• We can talk about the “roll” or “hot streak” certain directors are with Godard, Antonioni, Bergman, etc—he never worked enough to have that said about him- but any year that Tarkovsky has a film released is a big year. Tarkovsky made seven (7) features in total (this his second)—all of his films were top 5 of the year caliber (MS or MP)

perhaps not as chic as Godard, Antonioni or Fellini– but Tarkovsky (Andrei Rublev here) and Bergman put their stake in the ground for serious, often religious and/or philosophical filmmaking

devastatingly beautiful imagery for almost the entire 3 1/2 hour running time

even more so than Dreyer or Kubrick (who had slower starts)- Tarkovsky never missed in his career

  • There is a nice class of incoming actors as well. Jack Nicholson is in his first archiveable film (The Shooting) but we’re still a few years away from his breakout in Easy Rider. Liv Ullman’s first archiveable film is here in 1966 (more on her below). Robert Redford had actually been doing television for a few years now but The Chase with Jane Fonda and Brando is his first archiveable film. The great John Hurt gets his start in the archives playing a small role in best picture Oscar winner A Man For All Seasons. It is a big year for newcomer Vanessa Redgrave with all three of her first archiveable performances (Morgan, Blow-Up, Georgy Girl) coming in 1966

Vanessa Redgrave here in Blow-Up

best performance male   Either Anatoliy Solonitsyn (as title character Andrey Rublev) or Eli Wallach give the best male acting performance of the year in 1966.  Wallach is just one of the standouts in Leone’s The Good, The Bad, and The Ugly worthy of mention in this category of course (so we’re including Lee Van Cleef and Clint Eastwood). Wallach has the heaviest lifting to do in the film and he’s mesmerizing- but that’s not to detract from his co-stars- I don’t think the film works as well if Leone casts others in those three roles. Next I’d be remiss if I didn’t highlight the work of Richard Burton in Who’s Afraid of Virginia Woolf?. I can’t believe I haven’t mentioned Burton before in this category (he’s wonderful in 1964’s Beckett as is Peter O’Toole as well). Anyways, Virginia Woolf is the perfect vehicle for Burton’s acidity.  His scenes verbally sparring with Elizabeth Taylor are pure acting masterclass. Lastly, David Hemmings deserves mention for his work in Blow-Up. Unlike Burton, this is largely a non-verbal performance and Hemmings is our vehicle for Antonioni’s exploration the entire time.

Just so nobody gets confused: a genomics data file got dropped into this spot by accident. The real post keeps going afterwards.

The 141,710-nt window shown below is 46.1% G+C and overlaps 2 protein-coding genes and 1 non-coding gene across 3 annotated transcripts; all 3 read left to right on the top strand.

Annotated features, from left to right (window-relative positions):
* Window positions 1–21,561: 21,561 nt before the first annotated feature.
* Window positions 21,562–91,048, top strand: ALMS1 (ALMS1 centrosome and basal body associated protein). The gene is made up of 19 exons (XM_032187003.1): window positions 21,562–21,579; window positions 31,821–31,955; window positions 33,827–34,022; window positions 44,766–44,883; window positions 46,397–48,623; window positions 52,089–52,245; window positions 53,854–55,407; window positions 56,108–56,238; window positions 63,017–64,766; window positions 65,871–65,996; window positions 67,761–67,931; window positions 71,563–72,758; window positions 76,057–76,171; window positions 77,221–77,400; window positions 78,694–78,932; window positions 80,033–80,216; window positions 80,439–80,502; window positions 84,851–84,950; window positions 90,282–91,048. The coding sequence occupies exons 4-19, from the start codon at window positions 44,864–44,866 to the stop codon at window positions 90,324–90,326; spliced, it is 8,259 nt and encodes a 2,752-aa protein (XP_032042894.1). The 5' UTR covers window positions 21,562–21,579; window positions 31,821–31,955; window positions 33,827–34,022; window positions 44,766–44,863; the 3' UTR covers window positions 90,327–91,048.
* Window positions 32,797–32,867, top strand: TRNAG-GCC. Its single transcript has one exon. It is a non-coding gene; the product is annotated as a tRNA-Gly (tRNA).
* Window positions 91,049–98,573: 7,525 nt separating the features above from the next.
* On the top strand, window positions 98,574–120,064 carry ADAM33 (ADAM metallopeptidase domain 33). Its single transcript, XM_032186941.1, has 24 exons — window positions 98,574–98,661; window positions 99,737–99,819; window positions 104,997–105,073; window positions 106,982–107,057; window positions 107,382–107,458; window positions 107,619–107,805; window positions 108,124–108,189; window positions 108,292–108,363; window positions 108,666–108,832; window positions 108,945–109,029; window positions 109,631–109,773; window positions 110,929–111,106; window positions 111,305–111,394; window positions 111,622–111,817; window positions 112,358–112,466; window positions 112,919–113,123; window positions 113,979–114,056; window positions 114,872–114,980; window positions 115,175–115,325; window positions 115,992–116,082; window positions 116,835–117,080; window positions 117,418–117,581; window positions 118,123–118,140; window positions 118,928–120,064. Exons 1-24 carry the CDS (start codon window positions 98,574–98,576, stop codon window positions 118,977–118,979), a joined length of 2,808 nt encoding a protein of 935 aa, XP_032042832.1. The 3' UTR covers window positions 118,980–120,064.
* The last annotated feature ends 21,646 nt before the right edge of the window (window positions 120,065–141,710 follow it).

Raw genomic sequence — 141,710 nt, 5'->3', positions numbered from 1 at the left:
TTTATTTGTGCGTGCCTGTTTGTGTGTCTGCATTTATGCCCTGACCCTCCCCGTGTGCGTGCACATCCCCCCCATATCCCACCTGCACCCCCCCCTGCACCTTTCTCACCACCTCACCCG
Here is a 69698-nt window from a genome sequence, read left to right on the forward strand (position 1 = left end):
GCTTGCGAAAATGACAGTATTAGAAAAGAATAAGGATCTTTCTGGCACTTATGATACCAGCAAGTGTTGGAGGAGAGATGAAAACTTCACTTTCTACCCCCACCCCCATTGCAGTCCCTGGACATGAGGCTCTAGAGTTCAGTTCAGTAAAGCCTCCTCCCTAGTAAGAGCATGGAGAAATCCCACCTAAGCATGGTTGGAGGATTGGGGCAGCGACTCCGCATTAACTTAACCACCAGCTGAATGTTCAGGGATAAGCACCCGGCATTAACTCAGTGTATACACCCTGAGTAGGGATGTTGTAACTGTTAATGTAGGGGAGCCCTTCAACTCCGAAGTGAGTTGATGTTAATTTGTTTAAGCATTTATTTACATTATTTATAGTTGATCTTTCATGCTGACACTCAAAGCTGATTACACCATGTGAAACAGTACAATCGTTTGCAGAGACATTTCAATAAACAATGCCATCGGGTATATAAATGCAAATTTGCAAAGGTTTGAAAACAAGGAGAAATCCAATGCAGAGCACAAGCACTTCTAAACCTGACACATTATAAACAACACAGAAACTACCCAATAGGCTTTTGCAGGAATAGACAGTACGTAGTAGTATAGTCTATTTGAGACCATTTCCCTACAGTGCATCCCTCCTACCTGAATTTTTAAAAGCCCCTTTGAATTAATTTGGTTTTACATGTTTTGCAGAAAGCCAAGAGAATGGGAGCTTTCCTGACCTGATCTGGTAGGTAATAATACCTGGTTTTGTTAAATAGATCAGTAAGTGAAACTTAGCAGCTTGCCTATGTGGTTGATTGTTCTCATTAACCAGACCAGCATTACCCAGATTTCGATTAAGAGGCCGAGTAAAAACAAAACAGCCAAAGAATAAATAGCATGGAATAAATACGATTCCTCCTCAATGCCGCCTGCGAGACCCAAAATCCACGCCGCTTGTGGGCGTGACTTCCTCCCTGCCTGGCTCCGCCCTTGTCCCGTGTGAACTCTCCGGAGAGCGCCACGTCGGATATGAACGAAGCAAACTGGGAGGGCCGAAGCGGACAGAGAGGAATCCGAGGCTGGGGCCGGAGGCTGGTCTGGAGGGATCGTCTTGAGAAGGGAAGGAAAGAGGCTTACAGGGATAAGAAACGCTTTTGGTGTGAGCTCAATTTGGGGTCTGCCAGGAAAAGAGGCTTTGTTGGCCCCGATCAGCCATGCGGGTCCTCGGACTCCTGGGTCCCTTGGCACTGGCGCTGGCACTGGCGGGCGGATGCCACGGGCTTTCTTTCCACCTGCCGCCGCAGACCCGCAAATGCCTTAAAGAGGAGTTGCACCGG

best performance female: There are three towering performances in this category in 1966 and you could any of the three as the winner here. Liv Ullmann (Persona), Elizabeth Taylor (Who is Afraid of Virginia Woolf?) and Bibi Andersson (Persona again) are all on my top 100 actresses of all-time list (#7, 25, and 80 respectively) and they do their career-best work in 1966. Andersson was mentioned here before in 1957, Ullmann is the newcomer to the Bergman stable of talented players, and Liz Taylor is a powerhouse in a transformational role. Taylor is a child actor (first archiveable film is 1943) turned celebrity knockout and icon. She’s the biggest female star on the planet in 1966. She put on weight here for the role, wore makeup to make her look older (she’s actually only 34 here believe it or not) and took a risk with a first-time filmmaker…it paid off.

harsh lighting, garish close-ups, added weight and extra makeup– a commanding performance from Elizabeth Taylor

career best work from Bibi Andersson and Liv Ullmann in Bergman’s Persona

 

top 10

  1. Persona
  2. The Good, The Bad, and the Ugly
  3. The Pornographers
  4. Andrei Rublev
  5. Blow-Up
  6. The Battle of Algiers
  7. Who’s Afraid of Virginia Woolf?
  8. Au Hasard Balthazar
  9. Django
  10. The Nun

Rivette’s The Nun– proof that Anna Karina could do great work without Godard

Frankenheimer nodding to Caligari here in Seconds— this is Frankenheimer’s sixth archiveable film since 1962

Archives, Directors, and Grades

A Man And a Woman- Lelouch HR
A Man For All Seasons- Zinnemann, HR
Alfie- Gilbert HR
Andrei Rublev- Tarkovsky MP
Au Hasard Balthazar- Bresson HR
Black Girl – Sembene R
Blow-Up – Antonioni MS/MP
Closely Watched Trains – Menzel HR
Cul-de-Sac- Polanski R
Daises – Chytilová R
Django – Corbucci HR
Duel at Diablo- Nelson R
El Dorado- Hawks
Fahrenheit 451 – Truffaut R
Faster Pussycat Kill, Kill! – Meyer
Funeral in Berlin – Hamilton R
Gambit – Neame R
Georgy Girl- Narizzano R
Grand Prix- Frankenheimer R
Harper- Smight R
How To Steal A Million- Wyler R
Khartoum-Dearden, R
Kill, Baby… Kill!- Bava R
Le Deuxième Souffle – Melville
Masculine, Feminine- Godard R
Morgan: A Suitable Case For Treatment- Reisz R
Navajo Joe – Corbucci R/HR
Nevada Smith- Hathaway R
Persona- Bergman MP
Sand Pebbles- Wise R
Seconds- Frankenheimer HR
Seven Women- Ford HR
The Battle Of Algiers- Pontecorvo MS
The Bible: In the Beginning… – Huston R
The Big Gundown- Sollima R
The Chase- Penn R
The Fortune Cookie- Wilder R
The Good, The Bad, and The Ugly- Leone MP
The Hawks and the Sparrows- Pasolini R
The Nun – Rivette HR
The Pornographers – Imamura MP
The Professionals- R. Brooks R
The Rise of Louis XIV- Rossellini R
The Shooting – Hellman R
Torn Curtain- Hitchcock HR
Who’s Afraid of Virginia Wolf- M. Nichols MS

 

 

*MP is Masterpiece- top 1-3 quality of the year film

MS is Must-See- top 5-6 quality of the year film

HR is Highly Recommend- top 10 quality of the year film

R is Recommend- outside the top 10 of the year quality film but still in the archives